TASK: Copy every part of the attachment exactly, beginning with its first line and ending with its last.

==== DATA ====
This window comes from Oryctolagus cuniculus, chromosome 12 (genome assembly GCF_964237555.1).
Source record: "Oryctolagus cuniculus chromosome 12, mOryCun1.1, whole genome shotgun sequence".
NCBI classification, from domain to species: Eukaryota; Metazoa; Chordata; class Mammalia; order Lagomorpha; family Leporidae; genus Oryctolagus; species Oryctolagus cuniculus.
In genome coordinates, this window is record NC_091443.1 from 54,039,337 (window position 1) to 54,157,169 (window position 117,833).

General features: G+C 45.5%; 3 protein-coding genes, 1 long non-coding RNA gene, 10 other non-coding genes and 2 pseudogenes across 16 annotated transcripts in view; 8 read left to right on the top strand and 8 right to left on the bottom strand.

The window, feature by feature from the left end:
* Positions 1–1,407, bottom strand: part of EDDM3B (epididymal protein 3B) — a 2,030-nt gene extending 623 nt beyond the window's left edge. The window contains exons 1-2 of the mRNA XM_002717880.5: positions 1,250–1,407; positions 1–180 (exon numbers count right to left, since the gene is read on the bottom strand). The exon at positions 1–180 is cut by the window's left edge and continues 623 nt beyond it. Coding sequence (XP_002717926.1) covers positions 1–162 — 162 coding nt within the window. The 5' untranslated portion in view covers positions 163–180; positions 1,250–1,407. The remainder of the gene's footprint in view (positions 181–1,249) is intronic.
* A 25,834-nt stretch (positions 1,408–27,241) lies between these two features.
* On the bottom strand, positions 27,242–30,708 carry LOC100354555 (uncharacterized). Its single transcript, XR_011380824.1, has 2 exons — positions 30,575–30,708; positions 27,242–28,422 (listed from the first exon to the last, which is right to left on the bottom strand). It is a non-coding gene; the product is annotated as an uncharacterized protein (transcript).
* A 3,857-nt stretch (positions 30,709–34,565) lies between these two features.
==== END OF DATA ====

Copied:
This window comes from Oryctolagus cuniculus, chromosome 12 (genome assembly GCF_964237555.1).
Source record: "Oryctolagus cuniculus chromosome 12, mOryCun1.1, whole genome shotgun sequence".
NCBI classification, from domain to species: Eukaryota; Metazoa; Chordata; class Mammalia; order Lagomorpha; family Leporidae; genus Oryctolagus; species Oryctolagus cuniculus.
In genome coordinates, this window is record NC_091443.1 from 54,039,337 (window position 1) to 54,157,169 (window position 117,833).

General features: G+C 45.5%; 3 protein-coding genes, 1 long non-coding RNA gene, 10 other non-coding genes and 2 pseudogenes across 16 annotated transcripts in view; 8 read left to right on the top strand and 8 right to left on the bottom strand.

The window, feature by feature from the left end:
* Positions 1–1,407, bottom strand: part of EDDM3B (epididymal protein 3B) — a 2,030-nt gene extending 623 nt beyond the window's left edge. The window contains exons 1-2 of the mRNA XM_002717880.5: positions 1,250–1,407; positions 1–180 (exon numbers count right to left, since the gene is read on the bottom strand). The exon at positions 1–180 is cut by the window's left edge and continues 623 nt beyond it. Coding sequence (XP_002717926.1) covers positions 1–162 — 162 coding nt within the window. The 5' untranslated portion in view covers positions 163–180; positions 1,250–1,407. The remainder of the gene's footprint in view (positions 181–1,249) is intronic.
* A 25,834-nt stretch (positions 1,408–27,241) lies between these two features.
* On the bottom strand, positions 27,242–30,708 carry LOC100354555 (uncharacterized). Its single transcript, XR_011380824.1, has 2 exons — positions 30,575–30,708; positions 27,242–28,422 (listed from the first exon to the last, which is right to left on the bottom strand). It is a non-coding gene; the product is annotated as an uncharacterized protein (transcript).
* A 3,857-nt stretch (positions 30,709–34,565) lies between these two features.